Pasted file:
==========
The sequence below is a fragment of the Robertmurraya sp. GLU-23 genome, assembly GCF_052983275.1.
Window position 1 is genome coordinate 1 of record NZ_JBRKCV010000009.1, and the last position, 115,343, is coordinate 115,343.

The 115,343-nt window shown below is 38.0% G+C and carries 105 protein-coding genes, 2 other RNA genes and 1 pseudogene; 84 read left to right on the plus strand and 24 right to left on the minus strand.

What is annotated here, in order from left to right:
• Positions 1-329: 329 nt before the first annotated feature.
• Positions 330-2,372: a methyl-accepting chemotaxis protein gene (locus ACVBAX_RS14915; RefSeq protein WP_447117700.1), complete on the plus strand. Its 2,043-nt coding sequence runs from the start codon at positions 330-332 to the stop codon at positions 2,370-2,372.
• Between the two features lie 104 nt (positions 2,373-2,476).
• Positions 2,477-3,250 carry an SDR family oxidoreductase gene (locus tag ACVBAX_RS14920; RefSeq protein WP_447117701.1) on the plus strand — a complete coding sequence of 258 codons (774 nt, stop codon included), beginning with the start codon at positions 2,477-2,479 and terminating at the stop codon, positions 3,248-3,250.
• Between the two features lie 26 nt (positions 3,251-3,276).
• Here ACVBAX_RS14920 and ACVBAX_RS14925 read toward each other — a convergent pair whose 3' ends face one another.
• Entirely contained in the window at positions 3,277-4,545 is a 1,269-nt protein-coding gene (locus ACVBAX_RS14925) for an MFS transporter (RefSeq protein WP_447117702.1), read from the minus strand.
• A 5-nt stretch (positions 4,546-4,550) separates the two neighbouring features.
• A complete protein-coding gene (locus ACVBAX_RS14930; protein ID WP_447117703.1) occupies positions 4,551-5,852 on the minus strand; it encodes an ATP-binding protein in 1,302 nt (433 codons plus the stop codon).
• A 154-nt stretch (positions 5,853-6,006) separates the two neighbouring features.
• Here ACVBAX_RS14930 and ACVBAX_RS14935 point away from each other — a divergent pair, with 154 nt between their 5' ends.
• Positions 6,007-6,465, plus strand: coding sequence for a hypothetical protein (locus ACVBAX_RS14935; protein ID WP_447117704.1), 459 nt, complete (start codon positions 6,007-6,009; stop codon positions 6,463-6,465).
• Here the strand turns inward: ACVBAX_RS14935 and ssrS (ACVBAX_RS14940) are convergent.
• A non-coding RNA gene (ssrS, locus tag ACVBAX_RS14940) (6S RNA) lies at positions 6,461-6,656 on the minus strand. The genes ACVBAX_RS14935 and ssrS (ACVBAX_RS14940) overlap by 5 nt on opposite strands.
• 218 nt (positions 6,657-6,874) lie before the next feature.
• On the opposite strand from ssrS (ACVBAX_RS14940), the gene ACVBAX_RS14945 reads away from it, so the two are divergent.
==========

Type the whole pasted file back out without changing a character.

The sequence below is a fragment of the Robertmurraya sp. GLU-23 genome, assembly GCF_052983275.1.
Window position 1 is genome coordinate 1 of record NZ_JBRKCV010000009.1, and the last position, 115,343, is coordinate 115,343.

The 115,343-nt window shown below is 38.0% G+C and carries 105 protein-coding genes, 2 other RNA genes and 1 pseudogene; 84 read left to right on the plus strand and 24 right to left on the minus strand.

What is annotated here, in order from left to right:
• Positions 1-329: 329 nt before the first annotated feature.
• Positions 330-2,372: a methyl-accepting chemotaxis protein gene (locus ACVBAX_RS14915; RefSeq protein WP_447117700.1), complete on the plus strand. Its 2,043-nt coding sequence runs from the start codon at positions 330-332 to the stop codon at positions 2,370-2,372.
• Between the two features lie 104 nt (positions 2,373-2,476).
• Positions 2,477-3,250 carry an SDR family oxidoreductase gene (locus tag ACVBAX_RS14920; RefSeq protein WP_447117701.1) on the plus strand — a complete coding sequence of 258 codons (774 nt, stop codon included), beginning with the start codon at positions 2,477-2,479 and terminating at the stop codon, positions 3,248-3,250.
• Between the two features lie 26 nt (positions 3,251-3,276).
• Here ACVBAX_RS14920 and ACVBAX_RS14925 read toward each other — a convergent pair whose 3' ends face one another.
• Entirely contained in the window at positions 3,277-4,545 is a 1,269-nt protein-coding gene (locus ACVBAX_RS14925) for an MFS transporter (RefSeq protein WP_447117702.1), read from the minus strand.
• A 5-nt stretch (positions 4,546-4,550) separates the two neighbouring features.
• A complete protein-coding gene (locus ACVBAX_RS14930; protein ID WP_447117703.1) occupies positions 4,551-5,852 on the minus strand; it encodes an ATP-binding protein in 1,302 nt (433 codons plus the stop codon).
• A 154-nt stretch (positions 5,853-6,006) separates the two neighbouring features.
• Here ACVBAX_RS14930 and ACVBAX_RS14935 point away from each other — a divergent pair, with 154 nt between their 5' ends.
• Positions 6,007-6,465, plus strand: coding sequence for a hypothetical protein (locus ACVBAX_RS14935; protein ID WP_447117704.1), 459 nt, complete (start codon positions 6,007-6,009; stop codon positions 6,463-6,465).
• Here the strand turns inward: ACVBAX_RS14935 and ssrS (ACVBAX_RS14940) are convergent.
• A non-coding RNA gene (ssrS, locus tag ACVBAX_RS14940) (6S RNA) lies at positions 6,461-6,656 on the minus strand. The genes ACVBAX_RS14935 and ssrS (ACVBAX_RS14940) overlap by 5 nt on opposite strands.
• 218 nt (positions 6,657-6,874) lie before the next feature.
• On the opposite strand from ssrS (ACVBAX_RS14940), the gene ACVBAX_RS14945 reads away from it, so the two are divergent.